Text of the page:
As you can see here the more important thing is not the growth in accounts. And you can see on the left-hand side, the percentage of larger accounts, which is the blue bar versus the smaller accounts, which is the grey bar have continued in our favor. And on the lower right-hand side, the equity pair accounts has been growing tremendously especially since our IPO, partially again through acquisitions and partially organically and more organically than not.

I think it’s something that showcases us as a more trustworthy and much more reliable current party to our customers in relative terms to our competitors and allow us to gain market share and allow us to gain market share most importantly in the larger accounts in the field, which if were able to the way that I point too much larger accounts, the one that I disproportionately add the most in commission record.

So in summary, we believe that FXCM is – in the last few years has increased its scale to a great degree as essentially built itself despite extraordinarily tough conditions. We’re a much larger company than we were just a few years ago. We’re very much positioned for a new trading environment. Once that comes up, we believe that new trading environment will actually benefit if it stays like this for the rest of the year, we will see a far different financial results than we’ve seen in the last few years. And anyone has any questions?

Question-and-Answer Session

Unidentified Analyst

(inaudible). But let me stick off, Drew you mentioned, now saying a very good January and a really good February in 2012 on your comments. It still costs reduction in both -- can you talk a little bit about what you might be doing and in what areas do you see the best leverage if you will of those savings?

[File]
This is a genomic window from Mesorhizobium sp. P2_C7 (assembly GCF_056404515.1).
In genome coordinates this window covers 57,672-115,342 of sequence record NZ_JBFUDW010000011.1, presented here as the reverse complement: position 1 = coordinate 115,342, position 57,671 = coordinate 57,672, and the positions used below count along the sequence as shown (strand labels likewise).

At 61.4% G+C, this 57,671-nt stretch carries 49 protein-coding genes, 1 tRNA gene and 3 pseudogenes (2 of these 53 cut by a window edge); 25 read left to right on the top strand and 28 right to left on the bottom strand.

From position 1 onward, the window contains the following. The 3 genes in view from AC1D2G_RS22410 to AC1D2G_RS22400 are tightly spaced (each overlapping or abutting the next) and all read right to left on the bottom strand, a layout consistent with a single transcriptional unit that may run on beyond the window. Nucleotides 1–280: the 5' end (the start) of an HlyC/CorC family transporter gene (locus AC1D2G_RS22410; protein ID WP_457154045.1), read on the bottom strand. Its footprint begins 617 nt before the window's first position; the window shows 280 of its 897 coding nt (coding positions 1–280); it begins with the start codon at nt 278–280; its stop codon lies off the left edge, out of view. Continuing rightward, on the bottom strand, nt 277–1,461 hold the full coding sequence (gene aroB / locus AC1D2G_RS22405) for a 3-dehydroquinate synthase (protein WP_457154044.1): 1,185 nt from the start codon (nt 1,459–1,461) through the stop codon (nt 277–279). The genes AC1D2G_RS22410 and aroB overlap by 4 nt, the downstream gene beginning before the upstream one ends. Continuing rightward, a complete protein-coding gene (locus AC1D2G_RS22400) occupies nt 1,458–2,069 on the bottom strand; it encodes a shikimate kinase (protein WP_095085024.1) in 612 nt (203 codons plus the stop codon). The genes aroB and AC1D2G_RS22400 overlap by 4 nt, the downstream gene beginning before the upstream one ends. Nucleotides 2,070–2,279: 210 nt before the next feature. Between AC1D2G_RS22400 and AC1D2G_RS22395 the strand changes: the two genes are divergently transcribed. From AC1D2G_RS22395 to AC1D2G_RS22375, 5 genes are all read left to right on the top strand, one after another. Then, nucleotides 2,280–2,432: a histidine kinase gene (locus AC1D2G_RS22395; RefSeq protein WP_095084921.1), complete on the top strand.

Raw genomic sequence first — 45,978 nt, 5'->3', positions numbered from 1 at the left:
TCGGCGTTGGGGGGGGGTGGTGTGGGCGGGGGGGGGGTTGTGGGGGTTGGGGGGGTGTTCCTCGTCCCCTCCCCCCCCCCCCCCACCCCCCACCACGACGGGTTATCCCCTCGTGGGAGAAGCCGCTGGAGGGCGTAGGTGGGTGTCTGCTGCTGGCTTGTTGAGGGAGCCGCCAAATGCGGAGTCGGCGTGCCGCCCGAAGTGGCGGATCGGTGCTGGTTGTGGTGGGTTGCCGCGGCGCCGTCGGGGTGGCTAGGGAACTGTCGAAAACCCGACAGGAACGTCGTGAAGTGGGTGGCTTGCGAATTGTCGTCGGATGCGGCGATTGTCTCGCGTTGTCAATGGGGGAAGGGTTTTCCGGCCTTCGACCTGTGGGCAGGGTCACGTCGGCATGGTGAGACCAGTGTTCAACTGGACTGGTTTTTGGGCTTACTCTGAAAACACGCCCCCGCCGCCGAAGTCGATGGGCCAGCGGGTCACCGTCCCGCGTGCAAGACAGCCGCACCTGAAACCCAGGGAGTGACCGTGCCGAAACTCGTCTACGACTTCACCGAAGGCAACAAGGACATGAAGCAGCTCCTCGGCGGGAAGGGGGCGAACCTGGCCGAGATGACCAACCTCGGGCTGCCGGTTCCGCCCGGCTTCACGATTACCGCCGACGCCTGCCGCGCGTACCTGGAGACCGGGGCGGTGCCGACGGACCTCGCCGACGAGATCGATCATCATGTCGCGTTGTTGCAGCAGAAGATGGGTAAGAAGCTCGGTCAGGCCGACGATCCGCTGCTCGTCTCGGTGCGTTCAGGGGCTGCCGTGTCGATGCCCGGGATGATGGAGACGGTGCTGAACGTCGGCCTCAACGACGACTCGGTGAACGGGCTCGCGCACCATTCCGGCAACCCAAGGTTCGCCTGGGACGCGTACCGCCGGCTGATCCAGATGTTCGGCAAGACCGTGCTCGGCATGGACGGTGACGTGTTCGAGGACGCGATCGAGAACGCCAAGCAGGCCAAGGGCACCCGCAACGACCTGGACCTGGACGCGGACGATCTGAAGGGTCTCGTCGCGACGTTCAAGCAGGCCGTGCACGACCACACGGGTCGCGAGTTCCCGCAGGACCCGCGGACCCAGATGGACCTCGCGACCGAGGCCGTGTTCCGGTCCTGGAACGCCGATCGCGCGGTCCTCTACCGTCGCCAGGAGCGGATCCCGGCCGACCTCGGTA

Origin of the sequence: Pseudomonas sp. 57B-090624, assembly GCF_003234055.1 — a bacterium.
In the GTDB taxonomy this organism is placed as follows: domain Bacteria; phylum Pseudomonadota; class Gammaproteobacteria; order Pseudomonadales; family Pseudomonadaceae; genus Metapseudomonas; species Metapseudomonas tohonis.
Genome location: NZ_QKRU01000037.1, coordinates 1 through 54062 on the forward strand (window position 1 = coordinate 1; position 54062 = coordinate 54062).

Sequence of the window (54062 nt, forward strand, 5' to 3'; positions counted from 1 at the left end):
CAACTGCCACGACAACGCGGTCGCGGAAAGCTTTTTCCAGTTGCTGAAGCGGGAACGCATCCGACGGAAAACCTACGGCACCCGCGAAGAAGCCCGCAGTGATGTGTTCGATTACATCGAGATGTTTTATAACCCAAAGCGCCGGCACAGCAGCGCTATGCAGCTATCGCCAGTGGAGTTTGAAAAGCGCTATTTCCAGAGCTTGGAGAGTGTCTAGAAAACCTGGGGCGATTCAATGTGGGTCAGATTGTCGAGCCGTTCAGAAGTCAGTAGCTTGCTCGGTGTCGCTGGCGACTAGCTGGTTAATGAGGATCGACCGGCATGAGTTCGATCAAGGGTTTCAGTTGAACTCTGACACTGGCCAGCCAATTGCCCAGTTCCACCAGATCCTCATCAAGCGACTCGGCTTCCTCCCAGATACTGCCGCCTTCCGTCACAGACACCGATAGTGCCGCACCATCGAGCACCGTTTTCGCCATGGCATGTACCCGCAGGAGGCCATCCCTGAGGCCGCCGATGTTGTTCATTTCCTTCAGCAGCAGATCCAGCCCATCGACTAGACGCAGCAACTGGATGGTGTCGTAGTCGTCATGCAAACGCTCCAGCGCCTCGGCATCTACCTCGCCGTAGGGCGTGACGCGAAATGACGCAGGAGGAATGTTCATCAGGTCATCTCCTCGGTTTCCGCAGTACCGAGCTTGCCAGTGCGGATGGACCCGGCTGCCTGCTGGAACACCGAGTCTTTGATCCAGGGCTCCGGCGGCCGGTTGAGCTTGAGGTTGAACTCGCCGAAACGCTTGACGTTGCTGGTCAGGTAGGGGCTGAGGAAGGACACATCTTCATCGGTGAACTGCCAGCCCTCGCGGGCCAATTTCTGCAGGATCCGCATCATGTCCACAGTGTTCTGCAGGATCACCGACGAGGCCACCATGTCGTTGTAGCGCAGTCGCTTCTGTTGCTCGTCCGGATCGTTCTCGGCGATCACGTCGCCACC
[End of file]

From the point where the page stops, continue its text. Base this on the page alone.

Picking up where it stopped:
Drew Niv

Sure, so we’ve had some of this is sort of a legacy issues as the contract are running out in marketing. We have some very large reductions in marketing. We believe it’s $3 million, $4 million plus going forward. Some with the pace of last year and we do have some structural cost reductions that are not essentially migrating from the third-party technology.

I think the various institutional businesses in the class one actually save us in all $50 million of year. We were just allowed in the recent months to by Japanese they finally, take out the foreign trading systems for the company’s volume at October 2011. It took us over a year to get permission to migrate those customers off of that system on to ours.

That in it by itself is a little bit over $1 million a year and this is something that we are kind of very enthused about, it’s a relatively paying with cut. We have done some -- some more manpower reductions. We simply select manpower reductions and various – overall, it’s not an overly ambitious cost cutting effort. But it is enough to think that – to keep, if you will, the muzzles and taps to the firm really to bring back very quickly. If we think volatility is here to stand, but it is enough to actually bet if it’s not.

Unidentified Analyst

Thank you. A two part question on FX, volatility; any unknown events sort of what’s you’re educated analysis, why do you think trading volatility sell even further in 2012 from the prior three years and what sort of scenarios would you need for trading volatility to recover to the levels you had in 2009, 2010 and 2011?

Drew Niv

So there is a – and I wouldn’t call 2011, exactly a stellar. We have volatility perspective that to get back to more normal event. If you really know what has held us back in the last few year in 2012 even worse is that FX is largely a fixed income instruments and most FX trading and traditionally has been early I guess the overnight counter trading and taking the advantage of the interest rate differential between the different countries.

Therefore largely FX rates move on interest rate projection side, it’s a differential projection. That’s been the largest market mover if you think to sort of the survey of finance professionals due to where we are in the world six months ago or eight months ago, you would have said high interest rates of zero for the foreseeable future and there was a very little disparity and the opinion in those people that would not be the case.